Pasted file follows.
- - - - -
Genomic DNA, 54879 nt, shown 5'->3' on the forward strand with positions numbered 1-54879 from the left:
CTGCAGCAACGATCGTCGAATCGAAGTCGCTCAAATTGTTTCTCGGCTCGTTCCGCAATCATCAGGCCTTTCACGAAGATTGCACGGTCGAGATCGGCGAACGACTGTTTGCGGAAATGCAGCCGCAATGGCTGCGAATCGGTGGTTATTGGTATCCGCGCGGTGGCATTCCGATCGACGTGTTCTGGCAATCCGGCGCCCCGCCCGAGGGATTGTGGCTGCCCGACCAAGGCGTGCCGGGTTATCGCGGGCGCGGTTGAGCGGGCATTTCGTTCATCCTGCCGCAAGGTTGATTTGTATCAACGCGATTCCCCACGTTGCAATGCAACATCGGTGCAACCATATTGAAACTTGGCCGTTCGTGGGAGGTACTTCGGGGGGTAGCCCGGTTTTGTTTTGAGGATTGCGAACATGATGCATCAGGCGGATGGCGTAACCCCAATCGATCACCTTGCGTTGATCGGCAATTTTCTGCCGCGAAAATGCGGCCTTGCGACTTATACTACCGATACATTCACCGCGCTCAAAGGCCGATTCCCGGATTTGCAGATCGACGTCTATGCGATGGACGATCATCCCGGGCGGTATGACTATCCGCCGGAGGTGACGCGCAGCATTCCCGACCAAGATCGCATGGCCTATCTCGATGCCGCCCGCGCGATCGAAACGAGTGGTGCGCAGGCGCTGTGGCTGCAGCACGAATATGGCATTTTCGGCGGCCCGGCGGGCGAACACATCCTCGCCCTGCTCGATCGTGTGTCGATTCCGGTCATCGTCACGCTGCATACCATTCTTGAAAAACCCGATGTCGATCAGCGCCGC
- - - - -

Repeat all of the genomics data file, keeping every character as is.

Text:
Genomic DNA, 54879 nt, shown 5'->3' on the forward strand with positions numbered 1-54879 from the left:
CTGCAGCAACGATCGTCGAATCGAAGTCGCTCAAATTGTTTCTCGGCTCGTTCCGCAATCATCAGGCCTTTCACGAAGATTGCACGGTCGAGATCGGCGAACGACTGTTTGCGGAAATGCAGCCGCAATGGCTGCGAATCGGTGGTTATTGGTATCCGCGCGGTGGCATTCCGATCGACGTGTTCTGGCAATCCGGCGCCCCGCCCGAGGGATTGTGGCTGCCCGACCAAGGCGTGCCGGGTTATCGCGGGCGCGGTTGAGCGGGCATTTCGTTCATCCTGCCGCAAGGTTGATTTGTATCAACGCGATTCCCCACGTTGCAATGCAACATCGGTGCAACCATATTGAAACTTGGCCGTTCGTGGGAGGTACTTCGGGGGGTAGCCCGGTTTTGTTTTGAGGATTGCGAACATGATGCATCAGGCGGATGGCGTAACCCCAATCGATCACCTTGCGTTGATCGGCAATTTTCTGCCGCGAAAATGCGGCCTTGCGACTTATACTACCGATACATTCACCGCGCTCAAAGGCCGATTCCCGGATTTGCAGATCGACGTCTATGCGATGGACGATCATCCCGGGCGGTATGACTATCCGCCGGAGGTGACGCGCAGCATTCCCGACCAAGATCGCATGGCCTATCTCGATGCCGCCCGCGCGATCGAAACGAGTGGTGCGCAGGCGCTGTGGCTGCAGCACGAATATGGCATTTTCGGCGGCCCGGCGGGCGAACACATCCTCGCCCTGCTCGATCGTGTGTCGATTCCGGTCATCGTCACGCTGCATACCATTCTTGAAAAACCCGATGTCGATCAGCGCCGC